WATCH NOW: Local health officials, politicians gather for roundtable after governor’s commission finds significant public health reform needed | Gary News
GARY — There are only five practicing physicians who live in the city of Gary — two of them in Dr. Roland Walker’s house.
Walker, the Gary health commissioner and chief medical officer for Edgewater Health, operates a pediatric practice with his wife. However, because about 95% of their patients use Medicaid, they both have to work other jobs.
During a Thursday morning roundtable discussion on public health policy in Northwest Indiana, multiple medical organizations echoed Walker. The cost of providing care has risen with inflation while Indiana’s Medicaid reimbursement rate remains stagnant, making it hard to stay afloat.
“You cannot sustain a staff, maintain a building and see patients with that kind of reimbursement. It cannot be done,” Walker said.
The roundtable, led by state Sen. Eddie Melton, D-Gary, was organized after the recently released final report of the Governor’s Public Health Commission identified nearly three dozen areas in need of improvement. A top issue discussed both in the report and during the roundtable was stable funding.
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The Public Health Commission said Indiana currently spends about $55 per person in state and federal funds each year on public health programs and services. The national average is $91 per person.
Matthew Doyle, president and CEO of Methodist Hospitals, said about 82% of the hospital’s proceeds come from the federal government. While the cost of supplies steadily rises and hospitals across the country face a worsening nursing shortage, Methodist’s income stays the same.
“We treat everyone, and then we deal with the financial situation post,” Doyle said.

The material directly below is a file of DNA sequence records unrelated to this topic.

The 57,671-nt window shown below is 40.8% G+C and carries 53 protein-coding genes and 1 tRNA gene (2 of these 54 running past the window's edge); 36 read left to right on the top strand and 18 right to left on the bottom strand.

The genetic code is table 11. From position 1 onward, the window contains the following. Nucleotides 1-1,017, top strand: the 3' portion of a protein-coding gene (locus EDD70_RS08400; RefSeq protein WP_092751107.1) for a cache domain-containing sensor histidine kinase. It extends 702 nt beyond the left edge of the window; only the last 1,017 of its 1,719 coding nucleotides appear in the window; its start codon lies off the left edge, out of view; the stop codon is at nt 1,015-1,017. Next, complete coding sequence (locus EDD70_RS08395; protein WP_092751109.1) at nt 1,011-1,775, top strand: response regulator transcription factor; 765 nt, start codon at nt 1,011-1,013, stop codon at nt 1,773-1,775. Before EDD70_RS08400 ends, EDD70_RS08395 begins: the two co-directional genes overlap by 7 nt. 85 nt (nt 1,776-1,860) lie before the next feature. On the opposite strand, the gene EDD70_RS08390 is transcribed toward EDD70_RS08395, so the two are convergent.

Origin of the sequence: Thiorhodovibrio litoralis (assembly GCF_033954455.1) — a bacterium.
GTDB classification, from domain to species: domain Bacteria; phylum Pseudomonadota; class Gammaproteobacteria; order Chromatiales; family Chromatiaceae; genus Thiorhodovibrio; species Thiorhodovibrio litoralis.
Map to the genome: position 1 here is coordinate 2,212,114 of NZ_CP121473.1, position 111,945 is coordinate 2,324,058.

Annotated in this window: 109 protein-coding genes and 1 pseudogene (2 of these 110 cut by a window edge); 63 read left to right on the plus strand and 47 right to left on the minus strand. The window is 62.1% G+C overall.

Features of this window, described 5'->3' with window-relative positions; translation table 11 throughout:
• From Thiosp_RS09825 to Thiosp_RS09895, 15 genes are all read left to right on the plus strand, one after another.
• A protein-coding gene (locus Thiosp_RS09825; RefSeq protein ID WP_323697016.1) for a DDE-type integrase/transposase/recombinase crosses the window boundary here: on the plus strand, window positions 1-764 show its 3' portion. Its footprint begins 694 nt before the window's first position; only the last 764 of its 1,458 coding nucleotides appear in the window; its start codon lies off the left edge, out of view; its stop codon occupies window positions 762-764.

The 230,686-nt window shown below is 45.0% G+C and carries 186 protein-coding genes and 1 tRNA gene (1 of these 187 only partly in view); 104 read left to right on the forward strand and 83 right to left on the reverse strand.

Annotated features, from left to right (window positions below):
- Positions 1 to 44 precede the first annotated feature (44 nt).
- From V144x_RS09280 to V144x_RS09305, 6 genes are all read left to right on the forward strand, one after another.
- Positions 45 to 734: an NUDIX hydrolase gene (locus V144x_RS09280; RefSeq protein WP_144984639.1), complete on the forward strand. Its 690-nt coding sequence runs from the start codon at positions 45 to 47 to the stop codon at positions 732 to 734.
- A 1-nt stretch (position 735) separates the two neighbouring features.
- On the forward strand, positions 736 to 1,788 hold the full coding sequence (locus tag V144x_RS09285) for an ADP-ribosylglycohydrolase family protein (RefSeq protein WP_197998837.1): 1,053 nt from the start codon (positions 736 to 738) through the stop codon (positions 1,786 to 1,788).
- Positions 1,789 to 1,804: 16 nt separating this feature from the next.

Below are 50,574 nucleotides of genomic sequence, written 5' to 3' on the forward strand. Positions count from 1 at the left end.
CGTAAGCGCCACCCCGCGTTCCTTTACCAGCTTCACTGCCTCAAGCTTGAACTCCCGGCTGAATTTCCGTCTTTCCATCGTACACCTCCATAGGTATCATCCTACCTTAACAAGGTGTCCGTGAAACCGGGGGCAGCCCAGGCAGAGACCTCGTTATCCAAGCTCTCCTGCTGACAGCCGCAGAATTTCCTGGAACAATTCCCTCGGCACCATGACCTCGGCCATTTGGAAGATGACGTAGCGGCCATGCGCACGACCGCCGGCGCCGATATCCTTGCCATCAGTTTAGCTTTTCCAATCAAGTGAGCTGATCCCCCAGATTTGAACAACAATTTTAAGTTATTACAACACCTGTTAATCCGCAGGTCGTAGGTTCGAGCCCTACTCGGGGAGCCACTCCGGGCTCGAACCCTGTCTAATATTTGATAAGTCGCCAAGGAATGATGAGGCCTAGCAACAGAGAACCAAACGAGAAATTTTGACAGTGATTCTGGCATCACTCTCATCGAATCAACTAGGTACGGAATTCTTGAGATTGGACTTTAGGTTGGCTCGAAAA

Dr. Danita Johnson, president and CEO of Edgewater Health, said low Medicaid reimbursement rates impact care quality and access. With locations in Gary, Cedar Lake and Griffith, Edgewater Health began with a focus on behavioral health. However, Johnson said, Edgewater “quickly realized you have to treat the whole person.” Because physical wellness impacts mental wellness and vice-versa, Edgewater now provides primary care.
To make their offerings as holistic and accessible as possible, Edgewater offers transportation, housing and at-home health monitoring devices for patients, a feat that is becoming increasingly difficult with low Medicaid reimbursements, Johnson said.
“We (the city of Gary) have a pharmacy desert, a food desert and we are starting to have a health care desert,” Walker said.
In Lake County, 8% of residents 65 and younger do not have health insurance, lower than the national number of 10.2% and the state number of 9%. In Gary, 11.8% of residents in the same age range do not have insurance.
Though Methodist tries to connect patients with insurance, it remains a huge barrier to care. Without regular check-ups and screenings, manageable or even preventable health issues can become fatal.
The report released by the Public Health Commission notes that life expectancy in Indiana declined to 77 years in 2019 from a high of 77.5 years in 2010. Data from the Centers for Disease Control and Prevention show that in 2020, Hoosier life expectancy dropped to 75 — lower than 39 of the 50 states.
In Northwest Indiana, the top cause of death from 1999 to 2020 was heart disease. Methodist is exploring more preventative care options to address Indiana’s poor health outcomes. Doyle said the hospital has started a food pharmacy where patients can actually receive prescriptions for nutritious groceries.
Gary Common Council President William Godwin, D-1st, also said the city has plans to improve the Gary Health Department and create the Tolleston Opportunity Hub.
A partnership between the Dean and Barbara White Family Foundation, the Boys and Girls Clubs of Greater Northwest Indiana, Crossroads YMCA and Methodist Hospitals, the Tolleston Opportunity Hub will build on the existing Gary branch of the Boys and Girls Club, adding a YMCA and a health care clinic.
“We’re not just doing this so people can play basketball. This is about preventative care, this is about social care, this is about access,” Godwin said.
Melton said he wanted to organize the roundtable before the General Assembly meets for the 2023 session in early January. He thinks the report could encourage the Republican-controlled legislature to approve allocating more state funding for health care.
“This is just the beginning of the conversation,” Melton told the crowd.
Heart disease is the leading cause of death in the U.S. — here’s how it breaks down by state
Heart disease is the leading cause of death in the U.S.—here’s how it breaks down by state
#37. New Hampshire
#36. North Dakota
#35. Rhode Island
#32. New Mexico
#31. South Dakota
#29. North Carolina
#24. New Jersey
#20. South Carolina
#14. New York
#10. West Virginia